Satellite and microwave communication networks, while typically more expensive and having higher latency than terrestrial alternatives, offer unique advantages that can make them a valuable component of OT 2.0 efforts. They are often used for point-to-point communication, and are a popular choice for connecting remote sites or establishing a communication link where it's not feasible or cost-effective to lay cables.

These networks provide high-capacity, reliable, and secure communication links, making them well-suited to a variety of applications in OT 2.0, including:

Remote Area Connectivity: One of the primary uses of satellite and microwave networks is to provide connectivity in remote or hard-to-reach areas where other types of networks may not be feasible or cost-effective. This includes rural areas, mountainous regions, islands, and other geographically challenging locations.

Backup Communication System: Satellite and microwave networks also serve as a backup communication system for critical grid operations. This can be especially important in emergency situations, such as natural disasters, when terrestrial communication networks may be damaged or overloaded.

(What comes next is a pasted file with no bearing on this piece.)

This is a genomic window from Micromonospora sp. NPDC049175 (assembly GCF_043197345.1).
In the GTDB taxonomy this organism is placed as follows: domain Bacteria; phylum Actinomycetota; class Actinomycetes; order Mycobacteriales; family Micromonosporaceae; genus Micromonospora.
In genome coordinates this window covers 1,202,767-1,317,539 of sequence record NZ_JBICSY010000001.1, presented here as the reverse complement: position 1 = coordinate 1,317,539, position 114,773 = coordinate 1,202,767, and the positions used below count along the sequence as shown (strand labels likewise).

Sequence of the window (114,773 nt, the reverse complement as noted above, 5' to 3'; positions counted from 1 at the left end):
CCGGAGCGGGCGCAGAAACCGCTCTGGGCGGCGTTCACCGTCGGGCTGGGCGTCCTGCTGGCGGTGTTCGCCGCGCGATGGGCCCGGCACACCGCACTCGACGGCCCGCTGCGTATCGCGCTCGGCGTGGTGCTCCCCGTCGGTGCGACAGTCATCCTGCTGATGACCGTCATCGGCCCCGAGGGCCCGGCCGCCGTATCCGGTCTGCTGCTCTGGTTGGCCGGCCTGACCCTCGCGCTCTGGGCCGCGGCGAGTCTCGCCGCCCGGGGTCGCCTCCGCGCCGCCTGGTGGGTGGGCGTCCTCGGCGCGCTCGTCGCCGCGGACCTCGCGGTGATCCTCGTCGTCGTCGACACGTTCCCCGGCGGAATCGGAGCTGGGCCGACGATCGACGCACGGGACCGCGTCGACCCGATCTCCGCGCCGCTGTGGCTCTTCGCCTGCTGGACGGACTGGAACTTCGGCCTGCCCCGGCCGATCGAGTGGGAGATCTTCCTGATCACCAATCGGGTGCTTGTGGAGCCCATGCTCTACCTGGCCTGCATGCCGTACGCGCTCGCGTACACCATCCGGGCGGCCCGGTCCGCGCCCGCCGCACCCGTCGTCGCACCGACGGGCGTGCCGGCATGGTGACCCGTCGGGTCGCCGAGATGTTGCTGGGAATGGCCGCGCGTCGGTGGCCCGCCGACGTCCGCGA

Distribution Automation: This can include everything from remote monitoring of equipment health to real-time control of circuit breakers or other devices to manage power flows.

Integration of Distributed Energy Resources (DERs): Satellite and microwave networks can also support the integration of DERs, especially those located in remote areas.

An interesting aspect of networks for utility use in OT 2.0 is that the lifecycle for technologies within a utility are often very long (15-20 years). This does not correlate well with the rapidly changing landscape of network infrastructure, where technologies often change every 5-7 years. This was clearly witnessed in the issues with AMI 1.0 2G and 3G meters that were necessarily exchanged or provided with an upgraded network card, when the major carriers deprecated those networks. With the vast number of connected devices in an OT 2.0 system, it is critical that OT 2.0 strategies consider this network impact and select networks which may be better suited to provide the necessary operational longevity.